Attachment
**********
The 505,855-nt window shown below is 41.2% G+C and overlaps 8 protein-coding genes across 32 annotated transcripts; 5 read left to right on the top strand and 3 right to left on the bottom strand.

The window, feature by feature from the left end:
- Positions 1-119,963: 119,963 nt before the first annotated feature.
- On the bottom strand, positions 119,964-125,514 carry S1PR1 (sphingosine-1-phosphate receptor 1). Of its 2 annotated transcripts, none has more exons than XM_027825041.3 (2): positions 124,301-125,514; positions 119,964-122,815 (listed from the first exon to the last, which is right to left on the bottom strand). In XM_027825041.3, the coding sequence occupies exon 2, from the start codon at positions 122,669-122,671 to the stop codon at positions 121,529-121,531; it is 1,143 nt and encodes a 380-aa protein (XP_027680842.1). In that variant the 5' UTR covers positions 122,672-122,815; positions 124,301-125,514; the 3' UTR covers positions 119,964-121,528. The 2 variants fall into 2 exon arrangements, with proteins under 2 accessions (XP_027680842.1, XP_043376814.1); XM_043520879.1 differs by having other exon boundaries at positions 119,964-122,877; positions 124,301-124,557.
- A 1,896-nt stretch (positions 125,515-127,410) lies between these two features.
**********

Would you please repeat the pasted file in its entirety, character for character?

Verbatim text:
The 505,855-nt window shown below is 41.2% G+C and overlaps 8 protein-coding genes across 32 annotated transcripts; 5 read left to right on the top strand and 3 right to left on the bottom strand.

The window, feature by feature from the left end:
- Positions 1-119,963: 119,963 nt before the first annotated feature.
- On the bottom strand, positions 119,964-125,514 carry S1PR1 (sphingosine-1-phosphate receptor 1). Of its 2 annotated transcripts, none has more exons than XM_027825041.3 (2): positions 124,301-125,514; positions 119,964-122,815 (listed from the first exon to the last, which is right to left on the bottom strand). In XM_027825041.3, the coding sequence occupies exon 2, from the start codon at positions 122,669-122,671 to the stop codon at positions 121,529-121,531; it is 1,143 nt and encodes a 380-aa protein (XP_027680842.1). In that variant the 5' UTR covers positions 122,672-122,815; positions 124,301-125,514; the 3' UTR covers positions 119,964-121,528. The 2 variants fall into 2 exon arrangements, with proteins under 2 accessions (XP_027680842.1, XP_043376814.1); XM_043520879.1 differs by having other exon boundaries at positions 119,964-122,877; positions 124,301-124,557.
- A 1,896-nt stretch (positions 125,515-127,410) lies between these two features.